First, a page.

Huw Le Lytle answers all your questions in his column of wit and wisdom, For the Asking!
Huw’s for the asking!
BY Huw Le Lytle
In today’s questions …
Snug and Snow, Mirrors and Minds,
Small Screens and Fashion Scenes
Q: Dear Huw, any tips for keeping warm in the cold weather? Do dogs recognise their reflections when looking in the mirror? What is your favourite TV show at the moment?
– Mimi, Warwickshire, UK
A: Dear Mimi, cold weather can be tricky but it is also one of the most magical times of the year. As you know, dear Leo had a full wardrobe of onesies that he used to wear during the cold weather. And in fact, as soon as he got cold, he would complain until he had one on. He couldn’t sleep through the night without putting his cozy onesie on first. I have a modest wardrobe of onesies too, which I plan to utilise when things get chilly.
The mirror question is such an interesting one. Mirrors have a long history of discussion in fables and philosophy and science. There is a famous fable from Aesop about a dog who was carrying a piece of meat. The dog was walking along and he crossed a river. When he crossed the river he saw his reflection in the water. The dog in the fable thought that the reflection was another dog and that the other dog had a bigger piece of meat. So the dog dropped the meat to grab the larger piece of meat from the “other” dog. But the result was that he just fell in the water and ended up with no meat at all. But really, I think this fable is more about “the grass is always greener” than an indictment on the intellect of dogs. But the reason mirrors are so interesting is that mirrors are evidence that we are self-aware. Mirrors are all about how we see ourselves. Seems obvious, but what I mean is that self-recognition is actually one of the most important signs that we have a mind! There are always lots of anecdotes about dogs looking at themselves in mirrors and then barking at themselves or running behind the mirror to look for the second dog. And while that is funny, it is not the whole story. I can honestly say none of us has done that, although Jeff did look a bit bemused once at Howard’s preoccupation with himself in the bathroom mirror. But, just look at our Howard. If he sees another actual dog, he is very anxious to meet them and lets us all know. His social skills are improving though! But seriously though, when it comes to the mirror, he just stands quietly and admires himself. In front of the hallway mirror, that he passes several times a day, he often pauses just to admire his splendour. He doesn’t look behind it (unless Poly Styrene is behind it, ha ha). And if he is in a shop and sees a mirror, again he stands quietly and gazes, or looks at Human through the mirror. Apart from his obvious vanity, Howard is a good example of what science is starting to show. For instance, there are studies that show that dogs can use a mirror as a tool to locate hidden food. And this is very significant when it comes to our learning and communication. First, we are using tools, and secondly, we are differentiating between reflections and reality! So yes, I would say that dogs can indeed recognise themselves in mirrors. Lots of people may not agree, but I have the latest science on my side on this one! That, or Howard is just some sort of genius.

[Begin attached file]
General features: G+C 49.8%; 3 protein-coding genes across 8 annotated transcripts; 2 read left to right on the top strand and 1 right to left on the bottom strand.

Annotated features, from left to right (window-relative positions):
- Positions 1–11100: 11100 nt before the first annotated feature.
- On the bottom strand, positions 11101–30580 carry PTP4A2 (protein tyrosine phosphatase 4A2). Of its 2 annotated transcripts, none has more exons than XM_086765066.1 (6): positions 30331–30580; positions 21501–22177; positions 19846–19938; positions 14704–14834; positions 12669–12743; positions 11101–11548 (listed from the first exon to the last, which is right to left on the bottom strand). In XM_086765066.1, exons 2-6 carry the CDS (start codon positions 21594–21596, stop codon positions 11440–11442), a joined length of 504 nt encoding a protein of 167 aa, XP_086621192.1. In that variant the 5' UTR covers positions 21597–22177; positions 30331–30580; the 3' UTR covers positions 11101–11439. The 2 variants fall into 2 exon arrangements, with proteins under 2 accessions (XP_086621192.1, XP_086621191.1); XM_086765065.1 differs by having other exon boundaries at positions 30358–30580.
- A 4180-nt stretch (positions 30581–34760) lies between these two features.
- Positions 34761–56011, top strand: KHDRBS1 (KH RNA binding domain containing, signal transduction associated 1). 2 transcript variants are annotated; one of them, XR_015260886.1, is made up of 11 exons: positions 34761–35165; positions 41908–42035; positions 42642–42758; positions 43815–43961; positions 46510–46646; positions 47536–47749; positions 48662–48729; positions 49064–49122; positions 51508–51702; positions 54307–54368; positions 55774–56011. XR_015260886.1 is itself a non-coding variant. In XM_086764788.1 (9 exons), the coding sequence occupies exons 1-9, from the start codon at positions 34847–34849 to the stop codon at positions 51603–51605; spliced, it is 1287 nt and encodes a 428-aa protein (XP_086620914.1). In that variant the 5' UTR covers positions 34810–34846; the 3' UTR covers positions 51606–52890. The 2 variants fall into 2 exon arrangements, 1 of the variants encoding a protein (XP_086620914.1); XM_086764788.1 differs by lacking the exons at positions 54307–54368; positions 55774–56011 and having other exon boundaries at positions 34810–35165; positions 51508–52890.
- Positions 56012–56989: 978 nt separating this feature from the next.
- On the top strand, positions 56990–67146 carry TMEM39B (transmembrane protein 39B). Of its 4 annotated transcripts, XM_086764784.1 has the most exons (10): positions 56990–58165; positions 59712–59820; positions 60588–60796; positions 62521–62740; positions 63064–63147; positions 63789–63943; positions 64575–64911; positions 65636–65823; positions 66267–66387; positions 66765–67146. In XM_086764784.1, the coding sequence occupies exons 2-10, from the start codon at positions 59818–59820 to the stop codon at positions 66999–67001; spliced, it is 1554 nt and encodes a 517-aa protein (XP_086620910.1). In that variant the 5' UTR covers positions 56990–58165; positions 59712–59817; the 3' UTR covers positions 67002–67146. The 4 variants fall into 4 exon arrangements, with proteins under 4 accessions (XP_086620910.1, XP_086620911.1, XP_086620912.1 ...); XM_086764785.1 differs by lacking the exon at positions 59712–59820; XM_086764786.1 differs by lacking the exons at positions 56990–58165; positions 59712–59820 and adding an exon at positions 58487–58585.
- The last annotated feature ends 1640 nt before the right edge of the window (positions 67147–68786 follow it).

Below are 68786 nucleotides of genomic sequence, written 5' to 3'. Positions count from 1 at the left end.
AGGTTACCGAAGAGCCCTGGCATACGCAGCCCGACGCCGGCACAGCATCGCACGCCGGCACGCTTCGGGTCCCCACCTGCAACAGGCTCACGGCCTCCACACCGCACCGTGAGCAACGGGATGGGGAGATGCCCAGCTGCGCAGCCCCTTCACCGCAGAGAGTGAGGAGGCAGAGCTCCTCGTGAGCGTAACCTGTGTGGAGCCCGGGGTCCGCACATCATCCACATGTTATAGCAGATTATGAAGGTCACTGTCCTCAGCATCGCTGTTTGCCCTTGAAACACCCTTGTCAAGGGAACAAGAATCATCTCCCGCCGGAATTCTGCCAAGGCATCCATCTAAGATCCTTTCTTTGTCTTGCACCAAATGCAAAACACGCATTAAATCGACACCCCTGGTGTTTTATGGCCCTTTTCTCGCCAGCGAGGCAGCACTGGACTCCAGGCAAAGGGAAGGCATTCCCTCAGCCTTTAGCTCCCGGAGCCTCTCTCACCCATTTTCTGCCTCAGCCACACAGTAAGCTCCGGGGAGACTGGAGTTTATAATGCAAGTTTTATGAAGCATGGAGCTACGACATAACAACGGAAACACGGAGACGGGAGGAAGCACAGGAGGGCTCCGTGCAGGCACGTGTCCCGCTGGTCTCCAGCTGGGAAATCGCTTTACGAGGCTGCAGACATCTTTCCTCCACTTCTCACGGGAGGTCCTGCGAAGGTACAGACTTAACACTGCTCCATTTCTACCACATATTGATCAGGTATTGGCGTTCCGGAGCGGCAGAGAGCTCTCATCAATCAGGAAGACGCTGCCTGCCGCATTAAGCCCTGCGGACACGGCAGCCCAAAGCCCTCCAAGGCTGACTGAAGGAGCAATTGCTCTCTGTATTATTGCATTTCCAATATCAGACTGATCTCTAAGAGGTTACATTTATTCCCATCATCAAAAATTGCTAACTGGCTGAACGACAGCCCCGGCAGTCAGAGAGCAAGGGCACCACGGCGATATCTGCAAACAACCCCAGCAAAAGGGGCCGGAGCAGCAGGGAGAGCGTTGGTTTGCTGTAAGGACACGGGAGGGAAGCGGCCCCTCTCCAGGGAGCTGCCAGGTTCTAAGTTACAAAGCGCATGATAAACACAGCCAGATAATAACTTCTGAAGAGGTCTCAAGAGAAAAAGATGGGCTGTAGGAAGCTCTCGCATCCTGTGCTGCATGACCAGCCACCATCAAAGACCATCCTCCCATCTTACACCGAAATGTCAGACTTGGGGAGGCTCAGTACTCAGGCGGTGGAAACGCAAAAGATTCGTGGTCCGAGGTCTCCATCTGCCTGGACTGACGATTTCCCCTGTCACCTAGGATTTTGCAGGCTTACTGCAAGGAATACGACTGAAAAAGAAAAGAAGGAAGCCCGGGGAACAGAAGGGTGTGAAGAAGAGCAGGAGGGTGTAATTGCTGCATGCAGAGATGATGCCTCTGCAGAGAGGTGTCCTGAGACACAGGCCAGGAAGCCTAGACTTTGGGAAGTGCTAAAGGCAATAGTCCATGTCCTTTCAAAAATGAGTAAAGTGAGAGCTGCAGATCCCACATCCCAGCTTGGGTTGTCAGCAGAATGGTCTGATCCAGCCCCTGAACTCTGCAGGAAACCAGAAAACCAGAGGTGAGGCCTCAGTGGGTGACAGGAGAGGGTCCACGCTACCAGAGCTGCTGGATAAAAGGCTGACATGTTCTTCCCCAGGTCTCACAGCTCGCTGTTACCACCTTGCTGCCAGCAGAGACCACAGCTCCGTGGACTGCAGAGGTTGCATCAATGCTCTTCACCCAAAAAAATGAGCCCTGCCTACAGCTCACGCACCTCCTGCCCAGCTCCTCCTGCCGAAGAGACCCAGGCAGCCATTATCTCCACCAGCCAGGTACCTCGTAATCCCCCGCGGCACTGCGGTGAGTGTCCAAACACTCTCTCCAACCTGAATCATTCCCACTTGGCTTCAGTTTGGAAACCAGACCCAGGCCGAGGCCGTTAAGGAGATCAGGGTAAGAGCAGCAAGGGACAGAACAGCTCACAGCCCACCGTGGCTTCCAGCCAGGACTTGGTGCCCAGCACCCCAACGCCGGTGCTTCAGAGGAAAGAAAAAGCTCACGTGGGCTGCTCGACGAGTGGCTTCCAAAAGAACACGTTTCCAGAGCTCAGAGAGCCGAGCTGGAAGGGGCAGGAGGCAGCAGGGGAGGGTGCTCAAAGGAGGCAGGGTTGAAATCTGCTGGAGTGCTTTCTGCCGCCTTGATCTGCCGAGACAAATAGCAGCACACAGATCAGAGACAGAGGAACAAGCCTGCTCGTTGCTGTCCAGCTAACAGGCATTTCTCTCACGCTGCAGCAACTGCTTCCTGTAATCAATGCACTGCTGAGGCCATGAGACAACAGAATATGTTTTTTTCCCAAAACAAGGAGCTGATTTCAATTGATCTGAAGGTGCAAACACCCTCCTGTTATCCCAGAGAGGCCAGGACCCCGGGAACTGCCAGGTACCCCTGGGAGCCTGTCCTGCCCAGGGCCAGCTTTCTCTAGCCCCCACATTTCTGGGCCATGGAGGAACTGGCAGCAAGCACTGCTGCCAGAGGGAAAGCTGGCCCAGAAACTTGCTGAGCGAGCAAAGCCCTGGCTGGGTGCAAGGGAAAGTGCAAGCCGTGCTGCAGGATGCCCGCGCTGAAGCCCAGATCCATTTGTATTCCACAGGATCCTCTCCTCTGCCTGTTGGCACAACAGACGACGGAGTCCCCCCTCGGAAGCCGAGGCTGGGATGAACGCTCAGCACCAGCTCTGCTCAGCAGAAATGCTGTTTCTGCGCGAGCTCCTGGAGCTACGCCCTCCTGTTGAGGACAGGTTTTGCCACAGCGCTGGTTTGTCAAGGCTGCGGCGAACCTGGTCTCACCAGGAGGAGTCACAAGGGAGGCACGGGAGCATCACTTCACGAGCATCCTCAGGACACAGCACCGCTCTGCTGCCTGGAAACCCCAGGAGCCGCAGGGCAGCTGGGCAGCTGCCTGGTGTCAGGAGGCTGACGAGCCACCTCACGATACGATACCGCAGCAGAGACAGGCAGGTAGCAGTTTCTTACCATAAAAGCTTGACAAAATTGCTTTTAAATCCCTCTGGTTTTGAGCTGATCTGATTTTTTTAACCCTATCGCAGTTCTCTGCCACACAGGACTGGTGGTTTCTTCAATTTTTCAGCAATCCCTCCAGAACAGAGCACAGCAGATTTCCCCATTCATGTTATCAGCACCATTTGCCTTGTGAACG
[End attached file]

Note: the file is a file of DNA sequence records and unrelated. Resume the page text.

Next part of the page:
My favourite TV show is a big question, because I love TV. I watch a lot of movies. Often when we are all working in the Lookout Library, I will have a movie on in the background. I stress these aren’t necessarily award winning. More often than not I have the romance channel on, as I don’t like it if people start yelling at each other in more dramatic stories. As for TV, we all rather like Family Guy, mainly because it stars a dog and references a lot of John Hughes films.
Q: Dear Huw, I can’t afford expensive clothes. Are you able to dress well on a budget?
– Skint, Cardiff, UK
A: Dear Skint, this is a good question as of course I am known as a local Boulevardier, admired for my sartorial elegance and my promenades up and down the high street in my best threads during the colder months. But this doesn’t mean I have to spend all my ribbies money on outfits. The most important thing when it comes to fashion is the interpretation of the trends. I draw my inspiration here from the Marchande de Modes of 18th Century Parisian couture. In those days, the elegant couldn’t replace their whole wardrobe every two minutes, there just wasn’t the technology to make things that quickly. And so the secret was to accessorise. You can change your style with a carefully chosen piece of whimsical adornment and achieve a whole new look instantly. So think about updating your look with some ties, maybe a jaunty hat, or perhaps even a big bow. Sometimes even just a new collar gives me a whole new outlook on things.
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